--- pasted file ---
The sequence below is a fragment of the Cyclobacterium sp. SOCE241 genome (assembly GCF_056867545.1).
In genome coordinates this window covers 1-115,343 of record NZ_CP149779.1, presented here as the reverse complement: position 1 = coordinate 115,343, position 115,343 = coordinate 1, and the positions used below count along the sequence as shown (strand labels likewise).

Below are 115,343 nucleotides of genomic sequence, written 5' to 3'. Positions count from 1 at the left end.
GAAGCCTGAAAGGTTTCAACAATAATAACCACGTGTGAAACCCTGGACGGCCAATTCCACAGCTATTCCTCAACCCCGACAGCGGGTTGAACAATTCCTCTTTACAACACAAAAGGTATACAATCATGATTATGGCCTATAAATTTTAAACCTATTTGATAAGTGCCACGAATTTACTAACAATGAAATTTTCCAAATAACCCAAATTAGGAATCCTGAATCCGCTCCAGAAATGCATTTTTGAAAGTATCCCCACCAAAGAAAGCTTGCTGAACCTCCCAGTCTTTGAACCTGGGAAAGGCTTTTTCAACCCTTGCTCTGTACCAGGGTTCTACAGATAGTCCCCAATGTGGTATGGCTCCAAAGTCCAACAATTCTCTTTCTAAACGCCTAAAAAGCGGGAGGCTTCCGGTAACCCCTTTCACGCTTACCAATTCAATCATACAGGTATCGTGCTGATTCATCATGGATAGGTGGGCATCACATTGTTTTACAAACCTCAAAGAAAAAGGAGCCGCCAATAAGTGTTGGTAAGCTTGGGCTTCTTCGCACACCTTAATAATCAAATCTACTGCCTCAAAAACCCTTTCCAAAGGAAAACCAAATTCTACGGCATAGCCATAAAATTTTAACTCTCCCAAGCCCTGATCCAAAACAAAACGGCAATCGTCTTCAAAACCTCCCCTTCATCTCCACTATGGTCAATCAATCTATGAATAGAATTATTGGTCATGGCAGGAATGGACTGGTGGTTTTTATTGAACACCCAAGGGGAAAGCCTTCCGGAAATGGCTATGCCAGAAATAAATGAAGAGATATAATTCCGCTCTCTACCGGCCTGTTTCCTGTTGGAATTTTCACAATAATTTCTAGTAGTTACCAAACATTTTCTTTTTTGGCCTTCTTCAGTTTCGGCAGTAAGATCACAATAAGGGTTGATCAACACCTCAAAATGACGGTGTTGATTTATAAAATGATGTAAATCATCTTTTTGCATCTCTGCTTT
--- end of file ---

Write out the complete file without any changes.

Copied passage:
The sequence below is a fragment of the Cyclobacterium sp. SOCE241 genome (assembly GCF_056867545.1).
In genome coordinates this window covers 1-115,343 of record NZ_CP149779.1, presented here as the reverse complement: position 1 = coordinate 115,343, position 115,343 = coordinate 1, and the positions used below count along the sequence as shown (strand labels likewise).

Below are 115,343 nucleotides of genomic sequence, written 5' to 3'. Positions count from 1 at the left end.
GAAGCCTGAAAGGTTTCAACAATAATAACCACGTGTGAAACCCTGGACGGCCAATTCCACAGCTATTCCTCAACCCCGACAGCGGGTTGAACAATTCCTCTTTACAACACAAAAGGTATACAATCATGATTATGGCCTATAAATTTTAAACCTATTTGATAAGTGCCACGAATTTACTAACAATGAAATTTTCCAAATAACCCAAATTAGGAATCCTGAATCCGCTCCAGAAATGCATTTTTGAAAGTATCCCCACCAAAGAAAGCTTGCTGAACCTCCCAGTCTTTGAACCTGGGAAAGGCTTTTTCAACCCTTGCTCTGTACCAGGGTTCTACAGATAGTCCCCAATGTGGTATGGCTCCAAAGTCCAACAATTCTCTTTCTAAACGCCTAAAAAGCGGGAGGCTTCCGGTAACCCCTTTCACGCTTACCAATTCAATCATACAGGTATCGTGCTGATTCATCATGGATAGGTGGGCATCACATTGTTTTACAAACCTCAAAGAAAAAGGAGCCGCCAATAAGTGTTGGTAAGCTTGGGCTTCTTCGCACACCTTAATAATCAAATCTACTGCCTCAAAAACCCTTTCCAAAGGAAAACCAAATTCTACGGCATAGCCATAAAATTTTAACTCTCCCAAGCCCTGATCCAAAACAAAACGGCAATCGTCTTCAAAACCTCCCCTTCATCTCCACTATGGTCAATCAATCTATGAATAGAATTATTGGTCATGGCAGGAATGGACTGGTGGTTTTTATTGAACACCCAAGGGGAAAGCCTTCCGGAAATGGCTATGCCAGAAATAAATGAAGAGATATAATTCCGCTCTCTACCGGCCTGTTTCCTGTTGGAATTTTCACAATAATTTCTAGTAGTTACCAAACATTTTCTTTTTTGGCCTTCTTCAGTTTCGGCAGTAAGATCACAATAAGGGTTGATCAACACCTCAAAATGACGGTGTTGATTTATAAAATGATGTAAATCATCTTTTTGCATCTCTGCTTT